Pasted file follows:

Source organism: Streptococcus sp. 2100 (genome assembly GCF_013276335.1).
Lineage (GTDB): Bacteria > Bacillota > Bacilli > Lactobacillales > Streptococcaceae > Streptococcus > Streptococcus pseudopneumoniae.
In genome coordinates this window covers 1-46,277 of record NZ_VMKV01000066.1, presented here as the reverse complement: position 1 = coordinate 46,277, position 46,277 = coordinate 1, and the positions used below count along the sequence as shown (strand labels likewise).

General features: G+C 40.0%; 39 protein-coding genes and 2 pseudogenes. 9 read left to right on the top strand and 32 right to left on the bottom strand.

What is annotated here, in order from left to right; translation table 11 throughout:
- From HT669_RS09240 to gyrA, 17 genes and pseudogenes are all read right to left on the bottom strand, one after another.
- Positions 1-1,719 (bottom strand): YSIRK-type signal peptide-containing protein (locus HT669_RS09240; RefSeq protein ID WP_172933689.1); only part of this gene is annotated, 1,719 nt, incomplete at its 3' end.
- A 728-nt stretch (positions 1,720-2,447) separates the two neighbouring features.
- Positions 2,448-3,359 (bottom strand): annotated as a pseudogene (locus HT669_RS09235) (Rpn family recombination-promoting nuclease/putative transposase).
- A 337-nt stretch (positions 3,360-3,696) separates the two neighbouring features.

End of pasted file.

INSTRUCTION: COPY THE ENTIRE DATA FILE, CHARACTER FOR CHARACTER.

Source organism: Streptococcus sp. 2100 (genome assembly GCF_013276335.1).
Lineage (GTDB): Bacteria > Bacillota > Bacilli > Lactobacillales > Streptococcaceae > Streptococcus > Streptococcus pseudopneumoniae.
In genome coordinates this window covers 1-46,277 of record NZ_VMKV01000066.1, presented here as the reverse complement: position 1 = coordinate 46,277, position 46,277 = coordinate 1, and the positions used below count along the sequence as shown (strand labels likewise).

General features: G+C 40.0%; 39 protein-coding genes and 2 pseudogenes. 9 read left to right on the top strand and 32 right to left on the bottom strand.

What is annotated here, in order from left to right; translation table 11 throughout:
- From HT669_RS09240 to gyrA, 17 genes and pseudogenes are all read right to left on the bottom strand, one after another.
- Positions 1-1,719 (bottom strand): YSIRK-type signal peptide-containing protein (locus HT669_RS09240; RefSeq protein ID WP_172933689.1); only part of this gene is annotated, 1,719 nt, incomplete at its 3' end.
- A 728-nt stretch (positions 1,720-2,447) separates the two neighbouring features.
- Positions 2,448-3,359 (bottom strand): annotated as a pseudogene (locus HT669_RS09235) (Rpn family recombination-promoting nuclease/putative transposase).
- A 337-nt stretch (positions 3,360-3,696) separates the two neighbouring features.